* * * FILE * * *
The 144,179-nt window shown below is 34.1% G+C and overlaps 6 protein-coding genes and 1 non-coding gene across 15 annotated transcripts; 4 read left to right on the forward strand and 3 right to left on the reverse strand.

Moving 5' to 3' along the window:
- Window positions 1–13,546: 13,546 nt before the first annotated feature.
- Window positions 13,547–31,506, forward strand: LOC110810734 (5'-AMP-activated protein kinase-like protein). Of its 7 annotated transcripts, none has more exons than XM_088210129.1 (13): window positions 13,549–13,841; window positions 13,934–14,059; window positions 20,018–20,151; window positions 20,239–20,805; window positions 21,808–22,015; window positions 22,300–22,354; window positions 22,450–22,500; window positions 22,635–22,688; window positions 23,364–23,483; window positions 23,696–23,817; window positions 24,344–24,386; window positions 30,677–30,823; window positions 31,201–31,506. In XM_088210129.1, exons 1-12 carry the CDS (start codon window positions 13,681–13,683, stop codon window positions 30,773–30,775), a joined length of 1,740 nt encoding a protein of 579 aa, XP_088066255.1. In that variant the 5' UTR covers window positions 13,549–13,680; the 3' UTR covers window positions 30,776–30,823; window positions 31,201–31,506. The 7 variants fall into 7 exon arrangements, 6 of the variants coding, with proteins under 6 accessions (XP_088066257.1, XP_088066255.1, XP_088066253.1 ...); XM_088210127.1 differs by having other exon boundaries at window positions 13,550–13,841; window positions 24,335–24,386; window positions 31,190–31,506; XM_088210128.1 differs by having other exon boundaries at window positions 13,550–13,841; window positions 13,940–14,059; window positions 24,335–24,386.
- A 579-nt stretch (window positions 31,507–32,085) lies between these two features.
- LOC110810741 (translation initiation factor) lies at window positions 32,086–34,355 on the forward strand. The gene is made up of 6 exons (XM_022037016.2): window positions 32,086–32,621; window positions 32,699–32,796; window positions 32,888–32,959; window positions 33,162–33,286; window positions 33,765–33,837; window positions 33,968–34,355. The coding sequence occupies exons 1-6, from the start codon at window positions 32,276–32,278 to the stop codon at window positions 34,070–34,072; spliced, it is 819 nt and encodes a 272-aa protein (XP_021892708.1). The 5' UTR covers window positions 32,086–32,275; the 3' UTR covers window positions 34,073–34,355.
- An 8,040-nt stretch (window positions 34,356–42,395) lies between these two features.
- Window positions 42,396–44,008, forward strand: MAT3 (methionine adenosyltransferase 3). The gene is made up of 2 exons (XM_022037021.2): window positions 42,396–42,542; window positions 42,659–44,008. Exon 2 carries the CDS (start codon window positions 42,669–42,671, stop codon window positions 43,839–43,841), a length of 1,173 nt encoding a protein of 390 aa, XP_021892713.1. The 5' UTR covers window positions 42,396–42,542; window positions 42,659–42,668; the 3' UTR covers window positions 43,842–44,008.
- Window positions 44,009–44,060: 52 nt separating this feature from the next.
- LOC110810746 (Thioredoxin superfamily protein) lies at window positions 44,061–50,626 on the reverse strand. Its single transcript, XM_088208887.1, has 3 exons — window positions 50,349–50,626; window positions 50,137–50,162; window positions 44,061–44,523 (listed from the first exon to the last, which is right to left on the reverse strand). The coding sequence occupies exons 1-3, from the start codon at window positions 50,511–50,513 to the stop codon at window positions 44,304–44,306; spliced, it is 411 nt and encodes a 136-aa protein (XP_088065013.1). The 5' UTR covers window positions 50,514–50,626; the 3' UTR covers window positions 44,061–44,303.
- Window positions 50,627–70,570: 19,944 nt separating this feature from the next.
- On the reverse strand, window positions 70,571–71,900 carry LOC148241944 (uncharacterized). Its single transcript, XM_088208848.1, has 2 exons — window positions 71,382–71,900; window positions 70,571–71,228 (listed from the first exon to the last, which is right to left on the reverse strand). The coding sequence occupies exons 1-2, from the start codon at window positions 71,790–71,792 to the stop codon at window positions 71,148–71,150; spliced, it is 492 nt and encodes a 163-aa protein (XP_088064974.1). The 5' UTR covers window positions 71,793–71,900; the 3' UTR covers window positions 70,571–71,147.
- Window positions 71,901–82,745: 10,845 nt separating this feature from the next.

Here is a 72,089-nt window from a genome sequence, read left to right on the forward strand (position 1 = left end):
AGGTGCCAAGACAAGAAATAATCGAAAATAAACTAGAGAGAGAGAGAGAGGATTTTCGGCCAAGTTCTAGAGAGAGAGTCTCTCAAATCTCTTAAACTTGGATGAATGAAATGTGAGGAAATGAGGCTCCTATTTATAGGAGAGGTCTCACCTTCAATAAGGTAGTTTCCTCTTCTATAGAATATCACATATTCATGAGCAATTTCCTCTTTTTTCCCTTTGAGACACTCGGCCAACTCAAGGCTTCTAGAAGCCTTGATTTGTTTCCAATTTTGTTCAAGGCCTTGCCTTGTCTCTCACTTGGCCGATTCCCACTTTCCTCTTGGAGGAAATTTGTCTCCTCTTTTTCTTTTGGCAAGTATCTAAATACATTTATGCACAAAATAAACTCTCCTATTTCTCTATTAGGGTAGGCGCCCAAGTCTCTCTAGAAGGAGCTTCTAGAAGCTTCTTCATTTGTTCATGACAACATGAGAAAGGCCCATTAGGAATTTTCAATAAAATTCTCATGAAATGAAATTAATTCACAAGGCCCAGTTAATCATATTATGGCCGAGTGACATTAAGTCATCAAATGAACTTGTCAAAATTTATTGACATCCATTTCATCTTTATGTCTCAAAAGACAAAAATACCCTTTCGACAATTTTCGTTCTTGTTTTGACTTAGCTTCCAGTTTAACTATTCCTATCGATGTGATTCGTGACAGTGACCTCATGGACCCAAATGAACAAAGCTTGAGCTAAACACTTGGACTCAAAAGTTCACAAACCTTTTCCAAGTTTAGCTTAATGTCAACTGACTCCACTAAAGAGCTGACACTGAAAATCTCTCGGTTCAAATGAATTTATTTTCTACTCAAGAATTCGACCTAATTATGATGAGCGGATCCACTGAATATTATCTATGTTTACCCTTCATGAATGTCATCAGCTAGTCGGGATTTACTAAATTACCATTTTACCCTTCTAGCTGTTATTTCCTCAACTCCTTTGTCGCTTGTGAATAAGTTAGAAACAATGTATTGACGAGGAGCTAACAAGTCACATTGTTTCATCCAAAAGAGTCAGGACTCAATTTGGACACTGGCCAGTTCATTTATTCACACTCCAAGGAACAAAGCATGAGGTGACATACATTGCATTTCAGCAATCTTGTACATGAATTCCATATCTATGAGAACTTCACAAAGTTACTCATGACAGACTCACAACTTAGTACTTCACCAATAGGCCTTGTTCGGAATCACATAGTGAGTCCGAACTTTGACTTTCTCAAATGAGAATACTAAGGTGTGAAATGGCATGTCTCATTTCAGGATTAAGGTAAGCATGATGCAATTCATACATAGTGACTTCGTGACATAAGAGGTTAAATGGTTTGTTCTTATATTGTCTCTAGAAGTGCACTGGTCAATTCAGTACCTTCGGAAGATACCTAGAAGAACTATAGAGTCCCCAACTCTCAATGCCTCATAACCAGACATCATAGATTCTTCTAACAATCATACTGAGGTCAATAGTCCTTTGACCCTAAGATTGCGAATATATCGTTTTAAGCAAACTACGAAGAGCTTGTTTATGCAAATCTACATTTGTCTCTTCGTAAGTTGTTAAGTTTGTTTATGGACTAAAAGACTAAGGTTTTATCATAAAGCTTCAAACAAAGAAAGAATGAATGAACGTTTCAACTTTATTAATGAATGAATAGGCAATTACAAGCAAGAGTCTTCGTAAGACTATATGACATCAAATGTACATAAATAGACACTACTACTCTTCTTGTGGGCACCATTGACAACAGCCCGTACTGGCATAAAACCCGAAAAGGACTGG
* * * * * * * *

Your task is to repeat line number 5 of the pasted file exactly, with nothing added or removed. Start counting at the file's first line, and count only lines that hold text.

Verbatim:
- A 579-nt stretch (window positions 31,507–32,085) lies between these two features.